"At present, the reefs are quite degraded — only about 75 percent is living coral," says Seenprachawong. "In the past, as much as 90 percent of the coral was likely to have been healthy and growing. But scientists now estimate that if nothing is done, within the next 20 years 40 percent of the reef will be degraded."
Further degradation will affect both people and the environment says Seenprachawong. "One of the short-term impacts would be on the livelihoods of people living in the area: they would catch less fish to eat or sell. Increased degradation could also damage tourism industry."
But coral reefs also act as a natural breakwater, protecting shorelines from erosion and storm damage. Over the longer term, the combination of climate change and weakened reefs could lead to natural disasters caused by extreme weather and flooding.
Quantifying intangible benefits
It is relatively straightforward to place an economic value on natural resources that are mined, refined, and sold — these products have a price associated with them already. But determining the value of coral reefs required an innovative approach. By using two methods, Seenprachawong obtained values associated with the direct use of the reefs (i.e., their use as a tourist attraction) and their indirect use (i.e., their inherent biological value).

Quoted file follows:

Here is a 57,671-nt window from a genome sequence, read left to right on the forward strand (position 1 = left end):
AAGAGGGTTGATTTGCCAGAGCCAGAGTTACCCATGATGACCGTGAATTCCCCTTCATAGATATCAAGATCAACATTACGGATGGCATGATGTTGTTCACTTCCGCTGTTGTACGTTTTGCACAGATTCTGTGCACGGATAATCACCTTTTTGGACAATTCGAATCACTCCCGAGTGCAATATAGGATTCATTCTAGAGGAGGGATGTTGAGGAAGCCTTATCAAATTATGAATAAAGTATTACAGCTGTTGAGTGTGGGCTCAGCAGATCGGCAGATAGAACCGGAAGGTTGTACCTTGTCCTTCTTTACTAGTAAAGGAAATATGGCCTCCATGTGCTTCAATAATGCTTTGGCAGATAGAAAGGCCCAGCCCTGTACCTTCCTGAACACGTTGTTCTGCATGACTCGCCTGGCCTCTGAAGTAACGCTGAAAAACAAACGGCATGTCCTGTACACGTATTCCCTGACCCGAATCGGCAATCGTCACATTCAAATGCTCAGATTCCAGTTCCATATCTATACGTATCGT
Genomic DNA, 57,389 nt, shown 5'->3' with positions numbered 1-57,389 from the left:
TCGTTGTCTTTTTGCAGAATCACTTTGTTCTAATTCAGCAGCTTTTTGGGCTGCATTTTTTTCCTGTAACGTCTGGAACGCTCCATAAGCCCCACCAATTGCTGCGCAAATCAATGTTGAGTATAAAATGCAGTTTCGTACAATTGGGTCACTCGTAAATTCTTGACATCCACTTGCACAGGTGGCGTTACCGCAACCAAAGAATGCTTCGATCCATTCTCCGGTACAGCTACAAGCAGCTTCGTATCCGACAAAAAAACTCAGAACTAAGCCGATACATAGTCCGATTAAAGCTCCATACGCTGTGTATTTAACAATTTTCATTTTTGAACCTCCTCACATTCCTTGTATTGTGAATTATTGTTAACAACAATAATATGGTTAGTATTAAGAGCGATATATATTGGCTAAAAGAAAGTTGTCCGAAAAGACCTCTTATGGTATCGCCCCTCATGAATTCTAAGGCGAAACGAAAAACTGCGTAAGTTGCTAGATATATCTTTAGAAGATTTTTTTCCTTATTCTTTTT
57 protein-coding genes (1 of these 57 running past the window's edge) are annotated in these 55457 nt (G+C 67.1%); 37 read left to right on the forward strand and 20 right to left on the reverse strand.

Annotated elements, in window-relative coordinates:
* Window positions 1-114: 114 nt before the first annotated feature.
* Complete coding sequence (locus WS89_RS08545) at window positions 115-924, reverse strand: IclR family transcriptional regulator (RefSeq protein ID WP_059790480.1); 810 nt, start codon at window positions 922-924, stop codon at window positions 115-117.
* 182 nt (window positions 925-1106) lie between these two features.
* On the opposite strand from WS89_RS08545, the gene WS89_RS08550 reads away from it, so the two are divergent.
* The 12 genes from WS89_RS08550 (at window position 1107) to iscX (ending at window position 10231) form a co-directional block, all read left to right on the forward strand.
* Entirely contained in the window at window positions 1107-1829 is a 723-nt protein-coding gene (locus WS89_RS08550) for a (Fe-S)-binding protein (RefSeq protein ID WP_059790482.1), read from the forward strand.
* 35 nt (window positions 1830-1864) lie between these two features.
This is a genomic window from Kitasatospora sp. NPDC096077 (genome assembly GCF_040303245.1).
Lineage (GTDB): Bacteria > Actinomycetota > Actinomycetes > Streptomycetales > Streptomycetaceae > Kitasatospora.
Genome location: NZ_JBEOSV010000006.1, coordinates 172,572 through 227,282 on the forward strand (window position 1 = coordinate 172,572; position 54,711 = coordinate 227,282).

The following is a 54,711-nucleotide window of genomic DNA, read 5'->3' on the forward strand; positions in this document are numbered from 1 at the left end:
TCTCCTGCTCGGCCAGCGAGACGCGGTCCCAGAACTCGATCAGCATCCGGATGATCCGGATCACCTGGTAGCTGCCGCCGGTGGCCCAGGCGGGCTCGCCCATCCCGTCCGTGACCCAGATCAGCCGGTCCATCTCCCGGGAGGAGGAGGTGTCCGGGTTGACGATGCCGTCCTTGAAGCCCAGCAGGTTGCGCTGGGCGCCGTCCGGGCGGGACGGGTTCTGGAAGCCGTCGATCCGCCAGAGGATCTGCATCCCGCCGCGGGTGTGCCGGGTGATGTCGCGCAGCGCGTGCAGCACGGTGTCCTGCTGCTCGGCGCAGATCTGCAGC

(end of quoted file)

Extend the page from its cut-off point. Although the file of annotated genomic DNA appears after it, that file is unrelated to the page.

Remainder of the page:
To calculate a value arising from the direct use of the reefs, Seenprachwong surveyed the travel costs incurred by visitors to the region. The equation included transportation, food, lodging, and entry fees to the islands for the 150,000 tourists that visit each year (according to 1998 statistics).
"The Travel Cost Method (TCM) can’t put a price on the experience itself, but we can use it to compute the consumer surplus — the difference between what consumers currently pay for a product or service and what they are willing to pay," says Seenprachawong.
Seenprachawong found that, on average, tourists are willing to pay almost twice the current entry fee to the Islands. Based on this finding, he calculated the annual value of the area for domestic visitors at 69.9 million baht ($2.6 million) and for international visitors at 8,146.5 million baht ($302 million) — a total of more than 82,000 million baht ($304 million).
To generate a second value for the indirect use and ‘non-use’ of the reef, Seenprachawong applied the contingency valuation method (CVM), which establishes a monetary value for a non-traded environmental good or service.
"The indirect use includes the biological functions of the reef including, for example, the fact that the reefs protect shorelines," says Seenprachawong. "These functions have tremendous value for later generations. Thus the CVM helps us measure the value of the reefs for the future." According to Seenprachwong’s calculations, the annual indirect and non-use value of the regions is approximately 19,900 million baht ($738 million).
From theory to practice